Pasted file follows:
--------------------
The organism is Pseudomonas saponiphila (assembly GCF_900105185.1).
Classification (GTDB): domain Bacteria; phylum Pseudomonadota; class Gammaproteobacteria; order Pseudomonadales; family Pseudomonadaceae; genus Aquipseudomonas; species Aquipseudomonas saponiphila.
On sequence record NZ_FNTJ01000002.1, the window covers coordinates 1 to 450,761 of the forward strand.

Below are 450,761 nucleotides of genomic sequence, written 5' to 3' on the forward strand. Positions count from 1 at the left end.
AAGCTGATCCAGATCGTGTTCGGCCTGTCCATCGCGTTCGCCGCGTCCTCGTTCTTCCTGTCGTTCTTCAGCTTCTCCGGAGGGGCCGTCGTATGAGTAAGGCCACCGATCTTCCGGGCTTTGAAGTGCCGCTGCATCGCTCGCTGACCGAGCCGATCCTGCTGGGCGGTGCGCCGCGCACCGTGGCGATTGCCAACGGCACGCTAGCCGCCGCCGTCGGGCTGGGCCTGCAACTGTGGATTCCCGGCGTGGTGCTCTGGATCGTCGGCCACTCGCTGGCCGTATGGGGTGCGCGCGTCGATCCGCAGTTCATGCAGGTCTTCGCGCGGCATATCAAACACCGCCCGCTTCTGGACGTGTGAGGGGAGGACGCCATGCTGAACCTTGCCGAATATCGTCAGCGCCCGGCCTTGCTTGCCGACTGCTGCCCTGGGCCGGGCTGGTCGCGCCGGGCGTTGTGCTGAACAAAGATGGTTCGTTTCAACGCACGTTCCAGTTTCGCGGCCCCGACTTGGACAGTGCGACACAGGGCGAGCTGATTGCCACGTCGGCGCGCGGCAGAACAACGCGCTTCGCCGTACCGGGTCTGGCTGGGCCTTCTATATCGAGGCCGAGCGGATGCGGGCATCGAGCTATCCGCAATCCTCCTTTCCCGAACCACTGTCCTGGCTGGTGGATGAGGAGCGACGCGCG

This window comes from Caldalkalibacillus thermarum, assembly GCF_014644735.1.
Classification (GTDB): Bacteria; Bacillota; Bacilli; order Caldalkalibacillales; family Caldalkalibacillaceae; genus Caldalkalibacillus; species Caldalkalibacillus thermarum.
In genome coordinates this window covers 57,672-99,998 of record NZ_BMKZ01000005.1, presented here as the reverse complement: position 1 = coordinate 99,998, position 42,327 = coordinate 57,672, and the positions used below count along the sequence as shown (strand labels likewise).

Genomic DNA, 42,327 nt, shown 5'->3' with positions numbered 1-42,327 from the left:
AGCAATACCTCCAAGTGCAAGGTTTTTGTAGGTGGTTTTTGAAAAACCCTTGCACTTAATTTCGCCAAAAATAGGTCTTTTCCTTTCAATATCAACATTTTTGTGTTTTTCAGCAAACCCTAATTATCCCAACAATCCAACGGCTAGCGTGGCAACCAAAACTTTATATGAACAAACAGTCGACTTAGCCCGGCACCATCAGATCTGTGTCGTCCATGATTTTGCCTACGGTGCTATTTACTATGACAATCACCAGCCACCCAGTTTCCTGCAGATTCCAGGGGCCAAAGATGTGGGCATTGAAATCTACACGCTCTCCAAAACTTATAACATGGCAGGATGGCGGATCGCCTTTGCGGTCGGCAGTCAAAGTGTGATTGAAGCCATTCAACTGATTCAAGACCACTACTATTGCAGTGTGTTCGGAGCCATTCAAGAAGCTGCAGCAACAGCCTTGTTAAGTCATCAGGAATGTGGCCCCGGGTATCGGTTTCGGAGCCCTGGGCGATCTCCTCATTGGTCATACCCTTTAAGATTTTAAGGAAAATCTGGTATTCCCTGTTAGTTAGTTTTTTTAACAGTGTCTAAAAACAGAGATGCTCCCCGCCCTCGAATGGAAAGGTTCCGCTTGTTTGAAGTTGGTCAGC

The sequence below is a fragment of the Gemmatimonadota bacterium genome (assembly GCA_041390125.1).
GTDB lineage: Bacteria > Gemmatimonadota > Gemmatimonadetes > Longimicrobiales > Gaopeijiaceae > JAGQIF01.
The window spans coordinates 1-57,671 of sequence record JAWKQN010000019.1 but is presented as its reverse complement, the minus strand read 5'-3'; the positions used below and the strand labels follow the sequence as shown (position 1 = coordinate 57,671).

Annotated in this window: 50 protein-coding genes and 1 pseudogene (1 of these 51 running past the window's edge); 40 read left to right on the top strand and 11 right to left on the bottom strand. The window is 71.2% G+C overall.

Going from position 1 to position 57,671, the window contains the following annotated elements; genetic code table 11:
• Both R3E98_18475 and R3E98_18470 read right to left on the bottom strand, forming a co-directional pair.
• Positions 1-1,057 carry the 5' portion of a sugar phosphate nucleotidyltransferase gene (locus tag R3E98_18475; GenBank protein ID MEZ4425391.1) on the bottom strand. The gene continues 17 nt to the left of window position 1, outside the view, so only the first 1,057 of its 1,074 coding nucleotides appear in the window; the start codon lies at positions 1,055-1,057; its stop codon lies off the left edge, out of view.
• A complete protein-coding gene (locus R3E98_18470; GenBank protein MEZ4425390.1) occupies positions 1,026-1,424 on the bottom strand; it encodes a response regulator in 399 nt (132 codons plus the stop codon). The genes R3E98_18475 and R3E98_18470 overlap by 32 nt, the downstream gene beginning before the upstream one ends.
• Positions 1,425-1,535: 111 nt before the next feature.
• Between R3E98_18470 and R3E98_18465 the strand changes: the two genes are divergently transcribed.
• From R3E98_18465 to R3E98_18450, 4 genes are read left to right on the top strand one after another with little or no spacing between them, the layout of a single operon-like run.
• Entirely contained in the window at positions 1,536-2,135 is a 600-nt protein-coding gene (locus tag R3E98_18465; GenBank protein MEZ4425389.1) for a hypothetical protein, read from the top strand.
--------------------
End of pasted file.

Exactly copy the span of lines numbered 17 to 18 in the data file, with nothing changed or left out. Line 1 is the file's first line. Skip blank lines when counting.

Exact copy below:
• Positions 1-1,057 carry the 5' portion of a sugar phosphate nucleotidyltransferase gene (locus tag R3E98_18475; GenBank protein ID MEZ4425391.1) on the bottom strand. The gene continues 17 nt to the left of window position 1, outside the view, so only the first 1,057 of its 1,074 coding nucleotides appear in the window; the start codon lies at positions 1,055-1,057; its stop codon lies off the left edge, out of view.
• A complete protein-coding gene (locus R3E98_18470; GenBank protein MEZ4425390.1) occupies positions 1,026-1,424 on the bottom strand; it encodes a response regulator in 399 nt (132 codons plus the stop codon). The genes R3E98_18475 and R3E98_18470 overlap by 32 nt, the downstream gene beginning before the upstream one ends.